According to a new study, most Americans don't know much about world religions (or, often, their own religions). In fact, atheists and agnostics answered the most questions correctly, followed by Jews and Mormons.
    In fact, get this:
    For instance, only 55 per cent of U.S. Roman Catholics surveyed understand that Holy Communion is not meant to be symbolic but is instead believed to be the body and blood of Jesus Christ.

    Fewer than half of Americans surveyed knew the Dalai Lama is Buddhist, and fewer than half of the Protestants surveyed knew that Martin Luther inspired the Protestant reformation.

    How is it that so many people don't know the main tenets of their own religion? Never mind others. This might explain how 20% of Americans manage to believe that Obama is Muslim even though he doesn't adhere to any of the tenets of Islam (set out here by John Green so much more eloquently than I could do myself):

  3. Fox News and Fox News North
    Speaking of Obama... he said recently in an interview that Fox News is "ultimately destructive for the long-term growth" of the United States, comparing Rupert Murdoch to William Randolph Hearst (that dude they based Citizen Kane on).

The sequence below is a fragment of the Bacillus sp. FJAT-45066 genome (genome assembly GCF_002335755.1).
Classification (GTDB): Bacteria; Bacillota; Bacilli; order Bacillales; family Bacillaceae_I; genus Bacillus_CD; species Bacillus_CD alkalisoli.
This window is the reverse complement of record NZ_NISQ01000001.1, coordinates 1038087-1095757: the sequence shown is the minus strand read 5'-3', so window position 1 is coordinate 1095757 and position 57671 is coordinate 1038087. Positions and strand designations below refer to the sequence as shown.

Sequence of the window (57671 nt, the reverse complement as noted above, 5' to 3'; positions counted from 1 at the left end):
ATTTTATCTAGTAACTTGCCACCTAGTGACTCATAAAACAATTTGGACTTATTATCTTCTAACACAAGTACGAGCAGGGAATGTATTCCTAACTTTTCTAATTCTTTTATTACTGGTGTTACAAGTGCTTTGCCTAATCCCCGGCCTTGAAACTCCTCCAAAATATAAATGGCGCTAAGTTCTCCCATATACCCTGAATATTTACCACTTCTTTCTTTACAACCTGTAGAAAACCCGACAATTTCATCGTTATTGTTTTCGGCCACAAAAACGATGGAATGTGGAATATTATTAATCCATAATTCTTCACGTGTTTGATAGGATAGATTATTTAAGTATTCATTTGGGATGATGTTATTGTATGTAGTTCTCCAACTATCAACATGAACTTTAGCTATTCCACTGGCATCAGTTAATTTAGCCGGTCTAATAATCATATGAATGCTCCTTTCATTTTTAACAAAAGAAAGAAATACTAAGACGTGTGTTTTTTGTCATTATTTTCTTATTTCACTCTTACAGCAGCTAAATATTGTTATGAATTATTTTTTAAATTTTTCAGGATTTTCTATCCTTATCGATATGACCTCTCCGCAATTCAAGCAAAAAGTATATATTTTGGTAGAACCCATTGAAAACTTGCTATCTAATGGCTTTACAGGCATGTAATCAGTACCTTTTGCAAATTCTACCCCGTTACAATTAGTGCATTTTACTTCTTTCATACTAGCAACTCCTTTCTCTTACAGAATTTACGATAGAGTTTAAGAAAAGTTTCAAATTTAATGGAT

Can you say awesome? I personally have little patience for sensationalized news (that's why I don't read the Globe and Mail regularly, it's bad for my blood pressure) but Fox is often intentionally inaccurate rather than just sensationalist.

    Which brings me to my next point. I have an email from Avaaz in my inbox telling me there's only three more days left in the CRTC's delay on the SunTV case. Will Harper try to push through the mandatory-carriage for Fox News North when the American president himself is speaking up about journalistic inaccuracy? (Probably.)

    I think Sun Media newspapers are the best argument against Sun TV, actually. The Ottawa Sun is one of those papers people only buy for the Sunshine Girls (like the Page Six girls). My current hate-on is for the Kingston Whig-Standard, which has been going off at the mouth lately about "OMGZ LOOK AT ALL OF THESE UNIVERSITY STUDENTS PARTYING WHY ARE THEY DRINKING CAN'T THEY JUST GROW UP ALREADY THERE WILL BE MASSIVE DESTRUCTION OF PRIVATE PROPERTY IT'S GONNA BE NASTY LET'S BRING IN THE TORONTO RIOT POLICE OMGZ".